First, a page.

Right-wing pundits have launched an attack against CIA Director John Brennan because he took the oath of office with a hand on George Washington's copy of the Constitution. Of course, that's not directly the problem; what they are so incensed about is that he didn't use a Bible and that the original version of the Constitution did not include the Bill of Rights. This is thin gruel for such outrage. In fact, Brennan should be applauded.
As the CIA press release indicates, Director Brennan specifically requested that the National Archives provide a document demonstrating that this is a nation of laws and that he would be bound by the laws of the land. What better way to make that point than swearing on George Washington's own copy of the Constitution? Why Washington? Few American leaders have been more emphatic about not abusing the power of office; Washington famously, and repeatedly, refused to take power that was his for the taking, defending the sovereign power of the people through their Congress. Brennan swore on a document that specifies that only Congress has the authority to "declare war," that the "Constitution, and the laws of the United States... shall be the supreme law of the land," that he shall "support this Constitution," and that "[a]ll legislative powers... shall be vested in... Congress." Brennan swore to uphold these essential principles which, on more than one occasion, have been ignored by CIA directors and other officers of the United States. To claim, as Liberty University's Mat Staver does that this is "undermining our Constitution" takes a mighty twist.
What, then, is the problem? First, the Bible. The Constitution does not require that a Bible be used for the oath of office. In fact, in Article VI, the specified oath is followed immediately by the demand that "no religious test shall ever be required as a qualification to any office or public trust under the United States." Nor does the oath require that an official swear "so help me God." This omission was not an oversight -- that requirement existed in several state laws at the time. The Founders reasoned that such oaths were useless, ignored by dishonest men, and only discouraged some conscientious men (who refused to swear under a strict reading of the Ten Commandments) from serving.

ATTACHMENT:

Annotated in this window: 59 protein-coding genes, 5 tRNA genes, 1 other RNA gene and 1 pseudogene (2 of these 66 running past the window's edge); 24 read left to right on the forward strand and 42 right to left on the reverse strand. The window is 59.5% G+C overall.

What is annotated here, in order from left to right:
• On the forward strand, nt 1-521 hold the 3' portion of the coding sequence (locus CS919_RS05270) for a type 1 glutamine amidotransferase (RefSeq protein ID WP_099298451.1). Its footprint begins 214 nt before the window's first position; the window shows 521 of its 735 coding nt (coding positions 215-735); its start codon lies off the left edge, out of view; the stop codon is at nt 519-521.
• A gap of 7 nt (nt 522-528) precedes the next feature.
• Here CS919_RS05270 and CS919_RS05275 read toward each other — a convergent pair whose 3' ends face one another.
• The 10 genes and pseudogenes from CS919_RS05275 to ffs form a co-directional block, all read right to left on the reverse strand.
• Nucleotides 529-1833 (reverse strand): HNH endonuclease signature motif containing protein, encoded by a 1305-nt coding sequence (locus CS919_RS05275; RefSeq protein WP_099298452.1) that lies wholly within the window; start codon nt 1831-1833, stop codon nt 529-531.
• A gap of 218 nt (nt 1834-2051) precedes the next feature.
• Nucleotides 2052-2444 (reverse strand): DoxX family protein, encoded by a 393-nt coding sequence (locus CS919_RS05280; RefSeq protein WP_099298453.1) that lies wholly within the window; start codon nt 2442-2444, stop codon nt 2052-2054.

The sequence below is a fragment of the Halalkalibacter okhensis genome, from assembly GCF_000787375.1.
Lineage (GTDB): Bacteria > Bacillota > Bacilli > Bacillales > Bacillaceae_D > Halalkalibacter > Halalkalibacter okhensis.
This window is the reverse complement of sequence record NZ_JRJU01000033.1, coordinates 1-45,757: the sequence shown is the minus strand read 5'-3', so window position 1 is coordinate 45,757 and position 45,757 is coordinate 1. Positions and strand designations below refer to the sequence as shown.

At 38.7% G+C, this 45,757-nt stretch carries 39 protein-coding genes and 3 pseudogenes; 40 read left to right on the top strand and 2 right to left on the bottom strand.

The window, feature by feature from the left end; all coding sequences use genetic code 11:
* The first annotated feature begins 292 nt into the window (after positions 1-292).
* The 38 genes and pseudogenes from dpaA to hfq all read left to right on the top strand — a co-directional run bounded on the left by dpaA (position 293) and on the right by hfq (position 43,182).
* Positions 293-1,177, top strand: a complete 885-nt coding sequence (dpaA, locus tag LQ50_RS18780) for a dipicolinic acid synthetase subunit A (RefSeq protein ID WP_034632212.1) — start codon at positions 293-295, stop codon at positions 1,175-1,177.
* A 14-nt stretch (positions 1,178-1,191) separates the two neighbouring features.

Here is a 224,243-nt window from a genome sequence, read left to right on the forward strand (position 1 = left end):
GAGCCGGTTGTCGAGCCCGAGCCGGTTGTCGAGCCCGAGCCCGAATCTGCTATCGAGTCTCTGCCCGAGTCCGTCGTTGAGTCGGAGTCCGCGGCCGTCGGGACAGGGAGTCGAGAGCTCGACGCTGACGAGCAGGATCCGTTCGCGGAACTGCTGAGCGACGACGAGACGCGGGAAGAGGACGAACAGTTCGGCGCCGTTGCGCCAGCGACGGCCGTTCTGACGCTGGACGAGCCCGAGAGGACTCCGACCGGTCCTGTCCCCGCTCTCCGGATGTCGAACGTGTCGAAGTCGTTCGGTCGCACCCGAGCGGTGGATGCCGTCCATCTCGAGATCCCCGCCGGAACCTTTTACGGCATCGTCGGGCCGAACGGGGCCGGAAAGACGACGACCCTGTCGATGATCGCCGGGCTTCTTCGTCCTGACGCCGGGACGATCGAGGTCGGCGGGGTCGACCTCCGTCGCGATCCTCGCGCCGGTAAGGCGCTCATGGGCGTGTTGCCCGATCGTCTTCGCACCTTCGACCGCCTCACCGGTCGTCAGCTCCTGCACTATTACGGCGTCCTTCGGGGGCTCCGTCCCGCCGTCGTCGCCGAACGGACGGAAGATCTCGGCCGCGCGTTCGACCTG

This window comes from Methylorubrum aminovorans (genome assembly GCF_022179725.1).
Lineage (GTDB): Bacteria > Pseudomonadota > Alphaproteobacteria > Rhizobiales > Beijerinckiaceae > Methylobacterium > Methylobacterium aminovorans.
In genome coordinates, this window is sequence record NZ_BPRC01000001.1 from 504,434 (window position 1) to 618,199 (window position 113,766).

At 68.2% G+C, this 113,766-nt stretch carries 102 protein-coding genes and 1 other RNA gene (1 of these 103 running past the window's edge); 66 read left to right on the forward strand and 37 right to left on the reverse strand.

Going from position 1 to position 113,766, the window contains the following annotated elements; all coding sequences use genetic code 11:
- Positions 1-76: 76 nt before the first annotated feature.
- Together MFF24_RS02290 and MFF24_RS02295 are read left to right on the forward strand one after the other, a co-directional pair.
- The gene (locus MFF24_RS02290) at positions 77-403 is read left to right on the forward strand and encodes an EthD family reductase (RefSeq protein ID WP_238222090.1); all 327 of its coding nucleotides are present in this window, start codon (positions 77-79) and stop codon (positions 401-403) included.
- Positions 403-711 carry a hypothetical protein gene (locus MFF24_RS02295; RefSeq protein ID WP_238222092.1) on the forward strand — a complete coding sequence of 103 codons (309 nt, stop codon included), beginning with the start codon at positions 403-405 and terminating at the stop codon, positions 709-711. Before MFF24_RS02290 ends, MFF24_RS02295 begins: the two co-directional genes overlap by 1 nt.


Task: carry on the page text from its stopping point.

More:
Second, the critics are certainly correct that the Constitution as originally adopted, the version that Brennan used, did not have the Bill of Rights, guaranteeing all Americans that the federal government must respect freedoms of speech, press, and religion, that "no person" (notice, the term is "no person," not "no citizen" or "no American") shall "be deprived of life, liberty, or property, without due process of law," that no "unreasonable searches and seizures" shall be made, and that "cruel and unusual punishment [shall not be] inflicted." In retrospect, Brennan should have asked that Washington's (or James Madison's) copy of the Bill of Rights be added so that he could swear on both (in retrospect, I am sure that he wishes that he had), but it is worth remembering that the Founding Fathers initially believed that a Bill of Rights was not necessary, because officials bound by the Constitution, and by laws made by their fellow citizens, would not have any authority to violate those rights. Nor does it matter that the document that Brennan swore upon did not have the Bill of Rights: He is fully bound by its terms, which he full well knows and certainly accepts.
Director Brennan, bravo for swearing to uphold the law of the land and recognizing that this is a nation of laws, and not of men!